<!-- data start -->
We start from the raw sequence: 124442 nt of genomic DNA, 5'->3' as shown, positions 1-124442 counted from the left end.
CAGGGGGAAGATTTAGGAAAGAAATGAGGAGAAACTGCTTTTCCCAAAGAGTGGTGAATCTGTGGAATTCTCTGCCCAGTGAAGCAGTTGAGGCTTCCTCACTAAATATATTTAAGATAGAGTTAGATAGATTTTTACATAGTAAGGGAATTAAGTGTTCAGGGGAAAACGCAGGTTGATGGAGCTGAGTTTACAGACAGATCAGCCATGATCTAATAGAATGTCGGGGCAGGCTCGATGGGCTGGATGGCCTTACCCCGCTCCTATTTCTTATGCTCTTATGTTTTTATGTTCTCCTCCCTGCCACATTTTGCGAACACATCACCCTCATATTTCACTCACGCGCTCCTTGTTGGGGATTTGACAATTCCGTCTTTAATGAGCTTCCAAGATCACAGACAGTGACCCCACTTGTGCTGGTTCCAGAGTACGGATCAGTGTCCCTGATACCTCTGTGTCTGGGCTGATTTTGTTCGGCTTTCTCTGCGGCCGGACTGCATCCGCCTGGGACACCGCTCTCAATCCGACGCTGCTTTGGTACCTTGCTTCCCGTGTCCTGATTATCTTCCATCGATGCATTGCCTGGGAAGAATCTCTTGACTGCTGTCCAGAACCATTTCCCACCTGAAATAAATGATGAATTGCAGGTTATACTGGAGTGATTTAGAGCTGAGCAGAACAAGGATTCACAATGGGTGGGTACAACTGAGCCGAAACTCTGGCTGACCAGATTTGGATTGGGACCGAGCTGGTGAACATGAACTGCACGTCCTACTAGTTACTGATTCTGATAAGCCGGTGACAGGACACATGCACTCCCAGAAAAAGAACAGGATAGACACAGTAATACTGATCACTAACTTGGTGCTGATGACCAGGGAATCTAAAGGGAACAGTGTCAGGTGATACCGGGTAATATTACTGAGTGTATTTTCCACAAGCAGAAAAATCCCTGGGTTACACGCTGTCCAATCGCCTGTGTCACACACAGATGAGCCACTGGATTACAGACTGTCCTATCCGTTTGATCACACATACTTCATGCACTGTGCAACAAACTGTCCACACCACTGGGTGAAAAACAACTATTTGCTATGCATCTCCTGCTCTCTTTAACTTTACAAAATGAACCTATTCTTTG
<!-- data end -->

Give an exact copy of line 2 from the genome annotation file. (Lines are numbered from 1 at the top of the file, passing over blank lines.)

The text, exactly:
CAGGGGGAAGATTTAGGAAAGAAATGAGGAGAAACTGCTTTTCCCAAAGAGTGGTGAATCTGTGGAATTCTCTGCCCAGTGAAGCAGTTGAGGCTTCCTCACTAAATATATTTAAGATAGAGTTAGATAGATTTTTACATAGTAAGGGAATTAAGTGTTCAGGGGAAAACGCAGGTTGATGGAGCTGAGTTTACAGACAGATCAGCCATGATCTAATAGAATGTCGGGGCAGGCTCGATGGGCTGGATGGCCTTACCCCGCTCCTATTTCTTATGCTCTTATGTTTTTATGTTCTCCTCCCTGCCACATTTTGCGAACACATCACCCTCATATTTCACTCACGCGCTCCTTGTTGGGGATTTGACAATTCCGTCTTTAATGAGCTTCCAAGATCACAGACAGTGACCCCACTTGTGCTGGTTCCAGAGTACGGATCAGTGTCCCTGATACCTCTGTGTCTGGGCTGATTTTGTTCGGCTTTCTCTGCGGCCGGACTGCATCCGCCTGGGACACCGCTCTCAATCCGACGCTGCTTTGGTACCTTGCTTCCCGTGTCCTGATTATCTTCCATCGATGCATTGCCTGGGAAGAATCTCTTGACTGCTGTCCAGAACCATTTCCCACCTGAAATAAATGATGAATTGCAGGTTATACTGGAGTGATTTAGAGCTGAGCAGAACAAGGATTCACAATGGGTGGGTACAACTGAGCCGAAACTCTGGCTGACCAGATTTGGATTGGGACCGAGCTGGTGAACATGAACTGCACGTCCTACTAGTTACTGATTCTGATAAGCCGGTGACAGGACACATGCACTCCCAGAAAAAGAACAGGATAGACACAGTAATACTGATCACTAACTTGGTGCTGATGACCAGGGAATCTAAAGGGAACAGTGTCAGGTGATACCGGGTAATATTACTGAGTGTATTTTCCACAAGCAGAAAAATCCCTGGGTTACACGCTGTCCAATCGCCTGTGTCACACACAGATGAGCCACTGGATTACAGACTGTCCTATCCGTTTGATCACACATACTTCATGCACTGTGCAACAAACTGTCCACACCACTGGGTGAAAAACAACTATTTGCTATGCATCTCCTGCTCTCTTTAACTTTACAAAATGAACCTATTCTTTG